Set Currency: My Account (0) Item(s)

Haggis: Ultimate No.1 Cooking Guide

Written by: Stewart Borland
Published: 19th January 2015, last updated: 15th January 2021

In anticipation of the fantastic Scottish tradition of Burns Night on the 25th January, we are hoping some of our Lords, Lairds and Ladies out there in the wider world will join us to celebrate. To help you prepare, we are featuring some Burns Night recipes this week.

Haggis” by Bernt Rostad is licensed under CC BY 2.0

What is haggis?

Haggis is a savoury pudding which is made up of sheep’s pluck (otherwise known as heart, liver, and lungs), minced with onion, oatmeal, suet, spices, and salt. It is mixed with stock, and cooked while traditionally encased in the animal’s stomach, although now it is often in an artificial casing instead.

It is believed that haggis was created, “born of necessity, as a way to utilise the least expensive cuts of meat and the innards as well”.

Despite the slightly unappetising description, haggis is a delicious traditional Scottish dish, particularly popular on special occasions such as New Year’s Eve and Robert Burns Night. It is renown for it’s excellent nutty texture and delicious savoury flavour.

Haggis is traditionally served with neeps and tatties, boiled and mashed separately, and a wee dram of Scotch whisky, especially as the main course of a Burns Supper.

Interesting fact for you: According to one poll, 33 percent of American visitors to Scotland believed haggis to be an animal.

Where can I get haggis?

Throughout Scotland you can buy haggis from the majority of local butchers and also from many of the larger supermarkets. For a reliable haggis, we recommend MacSweens.

Macsween is a third generation family company which was initially established as a butchers shop in Edinburgh back in the 1950’s. They are passionate about making the best quality and best tasting food as well as promoting sustainability.

As well as their delicious everyday haggis, they now also make both vegetarian and gluten free versions, so there really is a haggis for everyone.

Vegetarian haggis was first available commercially in 1984, and now can account for between 25% and 40% of sales. It substitutes various pulses, nuts and vegetables for the meat.

One place that you definitely won’t be able to get traditional haggis is the United States. Since 1971 it has been illegal to import sheep’s lung. Meaning that if you see it on the shelves across the pond, you know it is definitely an imitation and not the real deal!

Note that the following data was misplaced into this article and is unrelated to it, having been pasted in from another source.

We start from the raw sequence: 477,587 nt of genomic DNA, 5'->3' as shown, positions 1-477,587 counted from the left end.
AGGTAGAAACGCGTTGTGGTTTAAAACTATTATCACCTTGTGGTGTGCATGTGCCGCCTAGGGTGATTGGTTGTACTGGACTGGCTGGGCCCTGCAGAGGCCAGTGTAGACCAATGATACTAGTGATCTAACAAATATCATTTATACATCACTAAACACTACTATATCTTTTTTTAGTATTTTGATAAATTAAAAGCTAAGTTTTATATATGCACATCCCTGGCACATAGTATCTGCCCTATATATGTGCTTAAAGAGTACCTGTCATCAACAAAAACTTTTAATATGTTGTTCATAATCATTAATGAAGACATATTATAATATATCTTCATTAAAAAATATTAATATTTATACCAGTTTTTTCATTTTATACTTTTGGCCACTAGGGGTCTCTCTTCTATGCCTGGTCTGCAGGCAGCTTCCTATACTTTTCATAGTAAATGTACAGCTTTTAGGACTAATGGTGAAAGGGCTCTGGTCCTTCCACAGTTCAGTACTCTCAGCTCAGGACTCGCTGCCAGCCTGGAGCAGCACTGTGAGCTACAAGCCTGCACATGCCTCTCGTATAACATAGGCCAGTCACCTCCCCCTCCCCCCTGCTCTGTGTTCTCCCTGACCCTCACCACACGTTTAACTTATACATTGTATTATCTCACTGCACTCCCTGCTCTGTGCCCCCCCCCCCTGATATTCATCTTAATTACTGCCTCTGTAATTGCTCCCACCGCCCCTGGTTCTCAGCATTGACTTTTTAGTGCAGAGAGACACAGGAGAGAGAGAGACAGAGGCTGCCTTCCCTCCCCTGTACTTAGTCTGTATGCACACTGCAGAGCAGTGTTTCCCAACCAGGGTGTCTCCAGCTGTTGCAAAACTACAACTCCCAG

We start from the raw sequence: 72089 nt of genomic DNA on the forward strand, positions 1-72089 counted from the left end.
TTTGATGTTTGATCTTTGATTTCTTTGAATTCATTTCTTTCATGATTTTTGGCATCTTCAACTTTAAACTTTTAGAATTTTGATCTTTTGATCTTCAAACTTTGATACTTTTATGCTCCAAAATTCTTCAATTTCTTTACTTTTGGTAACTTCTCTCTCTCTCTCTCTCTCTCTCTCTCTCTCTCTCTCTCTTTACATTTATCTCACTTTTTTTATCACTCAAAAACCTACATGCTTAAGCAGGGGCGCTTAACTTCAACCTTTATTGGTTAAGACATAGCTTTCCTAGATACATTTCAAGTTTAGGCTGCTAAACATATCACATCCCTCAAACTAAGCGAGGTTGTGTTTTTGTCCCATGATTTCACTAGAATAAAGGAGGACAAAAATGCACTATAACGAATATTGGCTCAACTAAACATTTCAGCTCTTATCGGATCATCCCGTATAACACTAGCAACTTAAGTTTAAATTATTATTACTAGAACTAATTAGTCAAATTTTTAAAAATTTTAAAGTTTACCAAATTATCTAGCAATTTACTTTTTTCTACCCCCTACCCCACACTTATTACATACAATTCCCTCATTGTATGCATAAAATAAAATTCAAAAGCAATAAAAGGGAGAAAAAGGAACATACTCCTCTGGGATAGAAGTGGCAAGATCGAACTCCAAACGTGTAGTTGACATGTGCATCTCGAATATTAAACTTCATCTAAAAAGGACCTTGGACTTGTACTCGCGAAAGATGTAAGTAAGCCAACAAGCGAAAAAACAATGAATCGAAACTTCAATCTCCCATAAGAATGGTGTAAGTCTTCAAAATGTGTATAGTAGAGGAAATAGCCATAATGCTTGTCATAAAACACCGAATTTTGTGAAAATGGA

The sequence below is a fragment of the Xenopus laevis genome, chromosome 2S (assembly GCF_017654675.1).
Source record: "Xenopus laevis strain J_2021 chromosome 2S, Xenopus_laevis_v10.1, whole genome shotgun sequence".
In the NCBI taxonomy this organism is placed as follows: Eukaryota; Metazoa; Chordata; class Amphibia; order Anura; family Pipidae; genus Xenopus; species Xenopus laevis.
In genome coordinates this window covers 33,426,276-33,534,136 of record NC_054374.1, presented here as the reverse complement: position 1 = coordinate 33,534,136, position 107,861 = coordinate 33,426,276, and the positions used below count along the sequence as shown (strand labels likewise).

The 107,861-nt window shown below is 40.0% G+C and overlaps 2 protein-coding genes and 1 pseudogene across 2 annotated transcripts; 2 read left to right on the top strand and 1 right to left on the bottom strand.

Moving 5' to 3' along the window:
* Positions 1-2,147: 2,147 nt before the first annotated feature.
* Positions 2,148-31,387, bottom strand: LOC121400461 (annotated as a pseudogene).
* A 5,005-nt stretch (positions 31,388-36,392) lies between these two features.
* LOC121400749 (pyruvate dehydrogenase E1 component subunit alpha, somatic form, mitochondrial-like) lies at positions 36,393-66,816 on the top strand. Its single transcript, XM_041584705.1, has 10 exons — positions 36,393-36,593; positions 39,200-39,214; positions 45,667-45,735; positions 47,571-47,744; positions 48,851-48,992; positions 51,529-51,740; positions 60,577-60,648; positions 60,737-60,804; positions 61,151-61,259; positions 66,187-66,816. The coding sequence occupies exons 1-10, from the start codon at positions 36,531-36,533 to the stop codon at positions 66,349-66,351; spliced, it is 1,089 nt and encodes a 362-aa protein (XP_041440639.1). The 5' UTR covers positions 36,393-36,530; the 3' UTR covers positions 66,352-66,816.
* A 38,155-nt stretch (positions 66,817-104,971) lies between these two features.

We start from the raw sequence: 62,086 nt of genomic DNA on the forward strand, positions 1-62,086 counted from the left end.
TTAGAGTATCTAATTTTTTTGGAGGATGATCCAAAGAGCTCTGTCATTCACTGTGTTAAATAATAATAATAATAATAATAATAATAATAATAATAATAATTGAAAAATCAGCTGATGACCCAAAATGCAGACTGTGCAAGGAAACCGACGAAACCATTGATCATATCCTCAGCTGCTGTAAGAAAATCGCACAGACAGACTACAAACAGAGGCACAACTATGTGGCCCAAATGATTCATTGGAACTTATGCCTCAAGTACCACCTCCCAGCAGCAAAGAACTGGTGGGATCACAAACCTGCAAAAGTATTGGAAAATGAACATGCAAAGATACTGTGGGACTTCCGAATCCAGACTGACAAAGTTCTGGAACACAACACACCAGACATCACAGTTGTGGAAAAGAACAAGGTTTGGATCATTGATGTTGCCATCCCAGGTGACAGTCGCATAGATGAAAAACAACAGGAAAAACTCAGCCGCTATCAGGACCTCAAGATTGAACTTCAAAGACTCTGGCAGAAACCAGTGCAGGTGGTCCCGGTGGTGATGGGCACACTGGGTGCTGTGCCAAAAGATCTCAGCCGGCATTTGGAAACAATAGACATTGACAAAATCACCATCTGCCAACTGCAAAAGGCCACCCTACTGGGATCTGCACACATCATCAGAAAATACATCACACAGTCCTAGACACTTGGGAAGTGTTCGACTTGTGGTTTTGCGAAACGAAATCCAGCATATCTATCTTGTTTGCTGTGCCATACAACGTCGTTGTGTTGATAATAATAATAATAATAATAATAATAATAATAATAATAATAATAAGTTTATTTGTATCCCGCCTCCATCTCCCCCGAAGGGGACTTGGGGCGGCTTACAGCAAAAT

How to cook haggis:

For a 1 lb (500g) haggis either:

  1. Preheat the oven to fan 180C/conventional 200C/gas 6. Remove the outer packaging from it, then prick all over with a fork, wrap in foil like a baked potato and bake in the oven for 1 hour.
  2. Alternatively, you can simmer (but don’t boil) it in a pan of water for about 1 hour per 500g.

To serve, split open the haggis with a sharp knife and spoon the contents over neeps and tatties or serve separately.

The accompaniments: clapshot & whisky sauce

These can be made while the haggis is cooking.



How to make clapshot

Clapshot originated in Orkney, and is a neat way to serve ‘bashed neeps’ and ‘clampit tatties’ (that’s mashed swede and creamed potatoes). It’s very easy to make and takes about 25 minutes. Here’s how to make it.

Ingredients (Serves 4)

  • 500g/1lb floury potatoes for mashing (Maris Piper or King Edward both mash well)
  • 500g/1lb Swede
  • 50g/2oz butter
  • 75ml/2.5fl oz double cream
  • 1 tablespoon chopped fresh chives.
  • Sea salt and freshly ground white pepper


  1.  First, peel and chop your potatoes and swede. Place in a pan of boiling salted water and boil separately for about 18 minutes or until soft. Depending on the potatoes, these can sometimes be ready before the swede which is why it’s best to boil separately.
  2.  When both are cooked drain them and mash together. Add butter and cream and mash some more, then stir in the chopped chives and add salt and pepper to taste.
  3.  Serve immediately or keep warm.

How to make whisky sauce


Whisky sauce

That’s whisky without an ‘e’ please, we’re in Scotland now!  This is a very easy sauce to make and takes about 5 minutes.

Ingredients (Serves 4)

  • Half a pint (300ml) Double (heavy) cream
  • 2 tablespoons Scottish heather honey
  • 2 tablespoons Wholegrain mustard
  • 2 tablespoons Whisky (Blended. Don’t waste a good malt on cooking, drink it!)


  1. Pour the cream into a small heavy-based saucepan, stir in mustard and honey and bring to just below boiling point stirring continuously. Do not let it boil. Just before serving stir in the whisky and heat for one more minute. Taste the sauce. If you think it needs more whisky then add another spoonful. These things are a matter of personal taste.
  2. If you like your sauces less sweet, then you can leave out the honey and add chives instead.
  3. Now all that’s left to do is serve and enjoy! Mmm.

About the author

Written by: Stewart Borland

Comments on this post

  • james walker
    23/01/15 - 18:33


  • Ann Bennie
    24/01/15 - 01:54

    Oh we so love haggis and I am going to give this whisky sauce a whirl…..sounds so savoury….our kind of eating……thank you for sharing!!

  • Linda Preston
    24/01/15 - 03:13

    OK so this was not how to cook haggis It is how to heat it up! My Grand mother taught me how to cook haggis from scratch!!!

  • Glyn Edwards
    24/01/15 - 10:45

    “Wrap your haggis in silver foil and place in the oven for about 45 minutes to an hour.” But at what heat, pray, what gas mark? There’s nothing worse than undercooked haggis!

  • Albert Hildebrandt
    24/01/15 - 14:23

    Very nice,had it at St Andrews,it was piped in with all the trimmings,sword and whisky.Great time had by not remember much after the third whisky,bottle that is,took days to come out of it …..

  • joanne
    24/01/15 - 18:58

    you have my mouth watering here just hope my hubby can get me one though its not the same as one from a butchers in SCOTLAND enjoy your BURNS NIGHT WHERE EVER YOU ARE

  • Maria Fionda
    25/01/15 - 00:22

    Aboslutely delicious …. Happy Burns Night

  • Caitlín Matthews
    29/01/15 - 22:52